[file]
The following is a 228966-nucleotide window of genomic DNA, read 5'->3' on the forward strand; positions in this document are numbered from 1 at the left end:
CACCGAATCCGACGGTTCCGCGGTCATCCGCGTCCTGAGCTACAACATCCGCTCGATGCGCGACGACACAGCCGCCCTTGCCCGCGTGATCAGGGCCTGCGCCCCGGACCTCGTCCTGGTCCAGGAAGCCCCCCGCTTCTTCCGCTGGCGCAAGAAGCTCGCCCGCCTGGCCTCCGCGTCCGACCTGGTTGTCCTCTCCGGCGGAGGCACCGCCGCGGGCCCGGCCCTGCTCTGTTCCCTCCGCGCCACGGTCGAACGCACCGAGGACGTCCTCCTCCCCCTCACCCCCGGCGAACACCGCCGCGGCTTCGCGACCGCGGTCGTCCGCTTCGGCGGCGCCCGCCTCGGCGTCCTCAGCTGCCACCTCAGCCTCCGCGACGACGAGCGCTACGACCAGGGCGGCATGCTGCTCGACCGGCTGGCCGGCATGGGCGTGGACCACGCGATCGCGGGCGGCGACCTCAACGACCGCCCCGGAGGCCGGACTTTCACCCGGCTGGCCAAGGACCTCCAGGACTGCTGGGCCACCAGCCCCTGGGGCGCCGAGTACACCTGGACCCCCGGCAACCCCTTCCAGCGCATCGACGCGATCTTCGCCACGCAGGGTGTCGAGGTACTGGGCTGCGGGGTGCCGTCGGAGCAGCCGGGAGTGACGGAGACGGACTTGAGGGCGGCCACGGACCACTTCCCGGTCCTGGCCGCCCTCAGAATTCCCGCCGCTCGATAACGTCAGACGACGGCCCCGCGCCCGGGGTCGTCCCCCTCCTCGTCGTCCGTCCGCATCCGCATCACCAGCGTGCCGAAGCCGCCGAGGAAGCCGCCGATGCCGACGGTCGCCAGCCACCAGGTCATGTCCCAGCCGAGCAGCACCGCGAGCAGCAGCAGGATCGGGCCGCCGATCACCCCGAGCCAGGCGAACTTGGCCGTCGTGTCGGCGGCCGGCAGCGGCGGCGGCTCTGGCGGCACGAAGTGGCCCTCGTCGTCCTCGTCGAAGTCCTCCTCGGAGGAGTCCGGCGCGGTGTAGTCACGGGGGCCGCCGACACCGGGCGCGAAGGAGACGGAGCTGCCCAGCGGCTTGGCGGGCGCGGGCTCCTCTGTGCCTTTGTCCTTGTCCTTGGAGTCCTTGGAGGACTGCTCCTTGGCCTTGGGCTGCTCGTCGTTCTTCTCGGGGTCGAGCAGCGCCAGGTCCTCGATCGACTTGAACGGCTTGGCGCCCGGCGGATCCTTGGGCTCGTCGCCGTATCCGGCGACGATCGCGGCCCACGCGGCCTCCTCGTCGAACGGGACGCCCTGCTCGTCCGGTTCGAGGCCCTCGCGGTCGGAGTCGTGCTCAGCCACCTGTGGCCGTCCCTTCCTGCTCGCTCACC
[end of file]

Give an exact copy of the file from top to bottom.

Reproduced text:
The following is a 228966-nucleotide window of genomic DNA, read 5'->3' on the forward strand; positions in this document are numbered from 1 at the left end:
CACCGAATCCGACGGTTCCGCGGTCATCCGCGTCCTGAGCTACAACATCCGCTCGATGCGCGACGACACAGCCGCCCTTGCCCGCGTGATCAGGGCCTGCGCCCCGGACCTCGTCCTGGTCCAGGAAGCCCCCCGCTTCTTCCGCTGGCGCAAGAAGCTCGCCCGCCTGGCCTCCGCGTCCGACCTGGTTGTCCTCTCCGGCGGAGGCACCGCCGCGGGCCCGGCCCTGCTCTGTTCCCTCCGCGCCACGGTCGAACGCACCGAGGACGTCCTCCTCCCCCTCACCCCCGGCGAACACCGCCGCGGCTTCGCGACCGCGGTCGTCCGCTTCGGCGGCGCCCGCCTCGGCGTCCTCAGCTGCCACCTCAGCCTCCGCGACGACGAGCGCTACGACCAGGGCGGCATGCTGCTCGACCGGCTGGCCGGCATGGGCGTGGACCACGCGATCGCGGGCGGCGACCTCAACGACCGCCCCGGAGGCCGGACTTTCACCCGGCTGGCCAAGGACCTCCAGGACTGCTGGGCCACCAGCCCCTGGGGCGCCGAGTACACCTGGACCCCCGGCAACCCCTTCCAGCGCATCGACGCGATCTTCGCCACGCAGGGTGTCGAGGTACTGGGCTGCGGGGTGCCGTCGGAGCAGCCGGGAGTGACGGAGACGGACTTGAGGGCGGCCACGGACCACTTCCCGGTCCTGGCCGCCCTCAGAATTCCCGCCGCTCGATAACGTCAGACGACGGCCCCGCGCCCGGGGTCGTCCCCCTCCTCGTCGTCCGTCCGCATCCGCATCACCAGCGTGCCGAAGCCGCCGAGGAAGCCGCCGATGCCGACGGTCGCCAGCCACCAGGTCATGTCCCAGCCGAGCAGCACCGCGAGCAGCAGCAGGATCGGGCCGCCGATCACCCCGAGCCAGGCGAACTTGGCCGTCGTGTCGGCGGCCGGCAGCGGCGGCGGCTCTGGCGGCACGAAGTGGCCCTCGTCGTCCTCGTCGAAGTCCTCCTCGGAGGAGTCCGGCGCGGTGTAGTCACGGGGGCCGCCGACACCGGGCGCGAAGGAGACGGAGCTGCCCAGCGGCTTGGCGGGCGCGGGCTCCTCTGTGCCTTTGTCCTTGTCCTTGGAGTCCTTGGAGGACTGCTCCTTGGCCTTGGGCTGCTCGTCGTTCTTCTCGGGGTCGAGCAGCGCCAGGTCCTCGATCGACTTGAACGGCTTGGCGCCCGGCGGATCCTTGGGCTCGTCGCCGTATCCGGCGACGATCGCGGCCCACGCGGCCTCCTCGTCGAACGGGACGCCCTGCTCGTCCGGTTCGAGGCCCTCGCGGTCGGAGTCGTGCTCAGCCACCTGTGGCCGTCCCTTCCTGCTCGCTCACC